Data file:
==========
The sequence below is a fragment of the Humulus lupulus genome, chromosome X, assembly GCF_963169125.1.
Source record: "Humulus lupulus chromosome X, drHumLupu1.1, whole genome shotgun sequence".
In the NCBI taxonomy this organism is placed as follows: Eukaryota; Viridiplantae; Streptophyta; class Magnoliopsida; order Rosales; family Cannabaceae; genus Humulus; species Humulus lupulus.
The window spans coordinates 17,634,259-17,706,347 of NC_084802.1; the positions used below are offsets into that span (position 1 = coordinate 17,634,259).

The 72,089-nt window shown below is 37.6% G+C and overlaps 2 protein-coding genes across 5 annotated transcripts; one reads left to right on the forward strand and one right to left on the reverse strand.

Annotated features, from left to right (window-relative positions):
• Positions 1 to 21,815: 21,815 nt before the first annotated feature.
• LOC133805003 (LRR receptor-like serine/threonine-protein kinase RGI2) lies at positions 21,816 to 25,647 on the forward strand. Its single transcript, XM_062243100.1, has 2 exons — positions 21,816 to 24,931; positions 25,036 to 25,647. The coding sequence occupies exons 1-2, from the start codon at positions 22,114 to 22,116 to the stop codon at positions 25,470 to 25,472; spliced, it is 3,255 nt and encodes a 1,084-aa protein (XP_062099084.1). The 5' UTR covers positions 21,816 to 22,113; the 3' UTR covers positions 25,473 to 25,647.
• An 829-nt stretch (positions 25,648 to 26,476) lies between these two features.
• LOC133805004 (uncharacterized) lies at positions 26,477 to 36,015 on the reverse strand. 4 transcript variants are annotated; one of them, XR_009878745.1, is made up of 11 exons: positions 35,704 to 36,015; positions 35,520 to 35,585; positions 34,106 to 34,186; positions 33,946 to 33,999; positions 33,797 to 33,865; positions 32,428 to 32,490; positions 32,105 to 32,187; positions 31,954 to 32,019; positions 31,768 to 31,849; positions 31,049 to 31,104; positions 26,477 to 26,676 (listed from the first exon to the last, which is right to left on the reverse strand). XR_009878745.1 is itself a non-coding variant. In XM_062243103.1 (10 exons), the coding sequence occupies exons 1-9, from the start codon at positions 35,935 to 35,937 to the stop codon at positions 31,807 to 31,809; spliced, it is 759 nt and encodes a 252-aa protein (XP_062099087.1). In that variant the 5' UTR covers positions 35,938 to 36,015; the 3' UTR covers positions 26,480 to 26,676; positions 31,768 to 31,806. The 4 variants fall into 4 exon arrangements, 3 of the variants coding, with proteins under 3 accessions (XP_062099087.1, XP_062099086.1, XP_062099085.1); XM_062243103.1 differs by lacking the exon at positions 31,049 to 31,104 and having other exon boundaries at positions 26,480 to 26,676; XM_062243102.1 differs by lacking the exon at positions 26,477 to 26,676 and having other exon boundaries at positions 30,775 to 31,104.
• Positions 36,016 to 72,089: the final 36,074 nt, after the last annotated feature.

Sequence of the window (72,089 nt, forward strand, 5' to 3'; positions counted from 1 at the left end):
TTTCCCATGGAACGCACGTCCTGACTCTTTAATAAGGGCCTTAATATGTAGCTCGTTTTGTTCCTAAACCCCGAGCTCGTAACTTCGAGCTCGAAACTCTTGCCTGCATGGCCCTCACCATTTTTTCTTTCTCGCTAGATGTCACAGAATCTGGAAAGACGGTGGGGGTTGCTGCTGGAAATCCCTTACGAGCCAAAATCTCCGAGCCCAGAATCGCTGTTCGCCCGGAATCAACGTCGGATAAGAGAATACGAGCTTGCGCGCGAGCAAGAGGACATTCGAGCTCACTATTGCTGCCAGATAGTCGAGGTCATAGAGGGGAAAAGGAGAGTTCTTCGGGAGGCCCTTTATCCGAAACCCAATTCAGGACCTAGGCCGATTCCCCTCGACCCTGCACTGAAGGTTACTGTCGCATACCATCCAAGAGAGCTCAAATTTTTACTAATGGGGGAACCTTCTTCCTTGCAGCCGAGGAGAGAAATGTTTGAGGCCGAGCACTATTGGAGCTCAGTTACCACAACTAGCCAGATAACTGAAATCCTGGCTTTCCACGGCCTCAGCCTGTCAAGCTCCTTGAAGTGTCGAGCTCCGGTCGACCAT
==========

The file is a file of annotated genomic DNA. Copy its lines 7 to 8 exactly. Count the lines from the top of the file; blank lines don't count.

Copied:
• Positions 1 to 21,815: 21,815 nt before the first annotated feature.
• LOC133805003 (LRR receptor-like serine/threonine-protein kinase RGI2) lies at positions 21,816 to 25,647 on the forward strand. Its single transcript, XM_062243100.1, has 2 exons — positions 21,816 to 24,931; positions 25,036 to 25,647. The coding sequence occupies exons 1-2, from the start codon at positions 22,114 to 22,116 to the stop codon at positions 25,470 to 25,472; spliced, it is 3,255 nt and encodes a 1,084-aa protein (XP_062099084.1). The 5' UTR covers positions 21,816 to 22,113; the 3' UTR covers positions 25,473 to 25,647.